Tom Dreisbach

MARY LOUISE KELLY, HOST:

What exactly happened over the weekend with Navy Secretary Richard Spencer and a Navy SEAL war crimes case depends on who you ask. Spencer, Defense Secretary Mark Esper and President Trump have all offered differing accounts. What is not in dispute - Spencer is out after the president personally intervened and ordered the Pentagon not to remove a Navy SEAL from the elite unit, which raises questions about what lines may have been crossed when the commander in chief decided to wade into the military's legal system.

Senate Majority Leader Mitch McConnell, R-Ky., says one of his "highest priorities" is to take on the leading cause of preventable death in the United States: smoking.

McConnell has sponsored a bill, along with Virginia Democratic Sen. Tim Kaine, that would increase the tobacco purchase age from 18 to 21.

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ARI SHAPIRO, HOST:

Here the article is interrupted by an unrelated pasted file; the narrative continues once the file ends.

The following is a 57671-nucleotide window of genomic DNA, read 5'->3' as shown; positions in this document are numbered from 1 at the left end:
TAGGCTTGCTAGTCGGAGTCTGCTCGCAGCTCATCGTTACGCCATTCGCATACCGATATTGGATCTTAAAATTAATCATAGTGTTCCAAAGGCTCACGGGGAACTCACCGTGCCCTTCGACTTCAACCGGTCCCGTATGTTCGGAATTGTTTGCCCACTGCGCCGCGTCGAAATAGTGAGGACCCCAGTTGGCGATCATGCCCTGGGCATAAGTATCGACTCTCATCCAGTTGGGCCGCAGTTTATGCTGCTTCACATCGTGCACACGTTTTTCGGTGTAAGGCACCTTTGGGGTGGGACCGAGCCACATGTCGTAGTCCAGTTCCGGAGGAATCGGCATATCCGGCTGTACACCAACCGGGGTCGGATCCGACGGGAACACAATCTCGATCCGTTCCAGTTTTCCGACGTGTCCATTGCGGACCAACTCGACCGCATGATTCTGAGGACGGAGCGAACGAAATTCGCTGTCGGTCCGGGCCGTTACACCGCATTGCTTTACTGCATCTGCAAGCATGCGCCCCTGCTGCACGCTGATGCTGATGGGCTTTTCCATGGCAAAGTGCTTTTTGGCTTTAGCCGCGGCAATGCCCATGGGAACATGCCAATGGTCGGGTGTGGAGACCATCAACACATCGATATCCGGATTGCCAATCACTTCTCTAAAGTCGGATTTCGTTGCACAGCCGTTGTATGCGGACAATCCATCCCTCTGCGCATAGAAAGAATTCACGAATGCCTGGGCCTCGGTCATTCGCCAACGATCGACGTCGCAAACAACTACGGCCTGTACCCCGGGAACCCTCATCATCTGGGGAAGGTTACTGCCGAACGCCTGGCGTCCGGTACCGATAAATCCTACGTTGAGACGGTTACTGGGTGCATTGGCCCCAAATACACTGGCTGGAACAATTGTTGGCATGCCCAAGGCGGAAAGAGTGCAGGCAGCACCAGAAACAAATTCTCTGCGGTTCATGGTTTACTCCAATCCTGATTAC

Scott Pruitt, the current head of the Environmental Protection Agency, first came to national prominence back when he was Oklahoma's attorney general. In that role, he sued the agency he now runs 14 times, in a series of court cases alleging overreach by the federal government.

Copyright 2018 NPR. To see more, visit http://www.npr.org/.

DAVID GREENE, HOST:

An advisory panel convened by the Food and Drug Administration to evaluate the health risks of the powerful opioid painkiller Opana ER says that the danger it poses as a drug of abuse outweighs its benefits as a prescription painkiller.

The time-release opioid was reformulated in 2012 to make it harder to crush. The goal was to reduce abuse by snorting it. But users quickly figured out that the new formulation could be dissolved and injected.

When Kevin Polly first started abusing Opana ER, a potent prescription opioid painkiller, he took pills — or fractions of pills — and crushed them into a fine powder, then snorted it.

When Opana pills are swallowed, they release their painkilling ingredient over 12 hours. If the pills were crushed and snorted, though, the drug was released in a single dose.

"Just think about it," Polly says, "12 hours of medicine, and, 'BAM!' you're getting it all at once."

The message from park rangers, amateur metal detectors and regular fisherman at California's Lake Perris is unanimous: The water is lower than they've ever seen it.